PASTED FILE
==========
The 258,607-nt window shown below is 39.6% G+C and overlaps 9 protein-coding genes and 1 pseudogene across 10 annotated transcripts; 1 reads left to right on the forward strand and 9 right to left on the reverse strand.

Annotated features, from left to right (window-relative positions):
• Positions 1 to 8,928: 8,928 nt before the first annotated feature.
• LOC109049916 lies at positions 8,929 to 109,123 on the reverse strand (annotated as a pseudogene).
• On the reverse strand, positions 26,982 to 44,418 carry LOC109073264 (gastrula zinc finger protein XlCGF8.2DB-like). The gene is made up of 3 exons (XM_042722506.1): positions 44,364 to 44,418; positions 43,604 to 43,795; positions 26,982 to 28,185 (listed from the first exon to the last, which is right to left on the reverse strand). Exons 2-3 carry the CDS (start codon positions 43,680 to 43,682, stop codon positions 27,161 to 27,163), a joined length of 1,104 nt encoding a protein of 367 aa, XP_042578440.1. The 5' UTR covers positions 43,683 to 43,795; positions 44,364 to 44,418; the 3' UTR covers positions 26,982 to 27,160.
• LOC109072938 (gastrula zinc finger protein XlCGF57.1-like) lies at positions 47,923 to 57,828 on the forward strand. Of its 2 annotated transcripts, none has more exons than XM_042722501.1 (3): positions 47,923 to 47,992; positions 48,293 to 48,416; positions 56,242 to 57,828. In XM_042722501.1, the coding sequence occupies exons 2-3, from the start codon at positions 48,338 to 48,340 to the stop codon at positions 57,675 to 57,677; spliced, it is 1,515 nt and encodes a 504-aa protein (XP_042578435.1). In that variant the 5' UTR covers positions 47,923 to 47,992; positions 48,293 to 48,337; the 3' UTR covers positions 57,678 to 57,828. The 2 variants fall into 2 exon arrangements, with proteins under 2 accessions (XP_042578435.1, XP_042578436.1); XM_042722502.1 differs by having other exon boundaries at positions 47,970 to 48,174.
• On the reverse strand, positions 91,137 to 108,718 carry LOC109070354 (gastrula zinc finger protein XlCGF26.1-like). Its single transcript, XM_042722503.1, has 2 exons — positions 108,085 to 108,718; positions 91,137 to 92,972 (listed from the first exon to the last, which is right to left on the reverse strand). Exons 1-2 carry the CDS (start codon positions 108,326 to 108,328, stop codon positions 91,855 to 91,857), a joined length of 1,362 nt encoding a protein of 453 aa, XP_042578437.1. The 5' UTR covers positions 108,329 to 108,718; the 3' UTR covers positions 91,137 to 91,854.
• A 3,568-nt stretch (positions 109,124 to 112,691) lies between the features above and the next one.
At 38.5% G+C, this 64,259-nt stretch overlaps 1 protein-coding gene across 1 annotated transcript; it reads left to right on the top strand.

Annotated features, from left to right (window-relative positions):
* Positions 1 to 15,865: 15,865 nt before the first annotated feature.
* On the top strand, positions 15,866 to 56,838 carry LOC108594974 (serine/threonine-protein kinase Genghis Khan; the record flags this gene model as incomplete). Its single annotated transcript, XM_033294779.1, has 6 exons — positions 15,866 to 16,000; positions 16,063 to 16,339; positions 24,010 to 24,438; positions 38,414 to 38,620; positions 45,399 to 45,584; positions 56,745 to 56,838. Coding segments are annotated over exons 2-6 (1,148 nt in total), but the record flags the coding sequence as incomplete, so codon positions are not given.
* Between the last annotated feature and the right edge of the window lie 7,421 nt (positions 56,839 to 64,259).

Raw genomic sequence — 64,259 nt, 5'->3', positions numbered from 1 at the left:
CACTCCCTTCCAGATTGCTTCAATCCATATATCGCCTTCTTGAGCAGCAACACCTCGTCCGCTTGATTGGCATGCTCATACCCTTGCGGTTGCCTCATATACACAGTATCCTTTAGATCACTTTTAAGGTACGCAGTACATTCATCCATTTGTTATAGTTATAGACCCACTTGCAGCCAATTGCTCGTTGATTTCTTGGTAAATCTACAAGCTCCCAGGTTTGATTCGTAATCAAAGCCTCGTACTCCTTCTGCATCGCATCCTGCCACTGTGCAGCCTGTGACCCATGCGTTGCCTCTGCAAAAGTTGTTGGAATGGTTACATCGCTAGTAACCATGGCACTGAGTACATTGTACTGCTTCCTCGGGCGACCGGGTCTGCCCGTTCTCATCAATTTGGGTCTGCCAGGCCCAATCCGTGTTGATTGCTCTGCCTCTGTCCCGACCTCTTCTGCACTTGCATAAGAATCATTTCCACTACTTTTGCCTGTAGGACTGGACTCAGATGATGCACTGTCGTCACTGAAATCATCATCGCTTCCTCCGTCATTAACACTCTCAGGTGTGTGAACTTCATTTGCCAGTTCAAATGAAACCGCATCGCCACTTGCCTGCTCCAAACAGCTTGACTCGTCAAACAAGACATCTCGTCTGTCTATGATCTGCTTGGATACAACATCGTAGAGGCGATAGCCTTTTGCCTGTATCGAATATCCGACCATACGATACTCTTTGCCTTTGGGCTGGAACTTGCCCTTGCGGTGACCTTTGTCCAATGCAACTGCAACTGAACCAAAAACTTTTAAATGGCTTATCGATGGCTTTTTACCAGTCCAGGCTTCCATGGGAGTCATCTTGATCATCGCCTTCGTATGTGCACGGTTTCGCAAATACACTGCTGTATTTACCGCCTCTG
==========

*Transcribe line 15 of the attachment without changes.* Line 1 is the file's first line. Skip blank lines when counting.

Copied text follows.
CACTCCCTTCCAGATTGCTTCAATCCATATATCGCCTTCTTGAGCAGCAACACCTCGTCCGCTTGATTGGCATGCTCATACCCTTGCGGTTGCCTCATATACACAGTATCCTTTAGATCACTTTTAAGGTACGCAGTACATTCATCCATTTGTTATAGTTATAGACCCACTTGCAGCCAATTGCTCGTTGATTTCTTGGTAAATCTACAAGCTCCCAGGTTTGATTCGTAATCAAAGCCTCGTACTCCTTCTGCATCGCATCCTGCCACTGTGCAGCCTGTGACCCATGCGTTGCCTCTGCAAAAGTTGTTGGAATGGTTACATCGCTAGTAACCATGGCACTGAGTACATTGTACTGCTTCCTCGGGCGACCGGGTCTGCCCGTTCTCATCAATTTGGGTCTGCCAGGCCCAATCCGTGTTGATTGCTCTGCCTCTGTCCCGACCTCTTCTGCACTTGCATAAGAATCATTTCCACTACTTTTGCCTGTAGGACTGGACTCAGATGATGCACTGTCGTCACTGAAATCATCATCGCTTCCTCCGTCATTAACACTCTCAGGTGTGTGAACTTCATTTGCCAGTTCAAATGAAACCGCATCGCCACTTGCCTGCTCCAAACAGCTTGACTCGTCAAACAAGACATCTCGTCTGTCTATGATCTGCTTGGATACAACATCGTAGAGGCGATAGCCTTTTGCCTGTATCGAATATCCGACCATACGATACTCTTTGCCTTTGGGCTGGAACTTGCCCTTGCGGTGACCTTTGTCCAATGCAACTGCAACTGAACCAAAAACTTTTAAATGGCTTATCGATGGCTTTTTACCAGTCCAGGCTTCCATGGGAGTCATCTTGATCATCGCCTTCGTATGTGCACGGTTTCGCAAATACACTGCTGTATTTACCGCCTCTG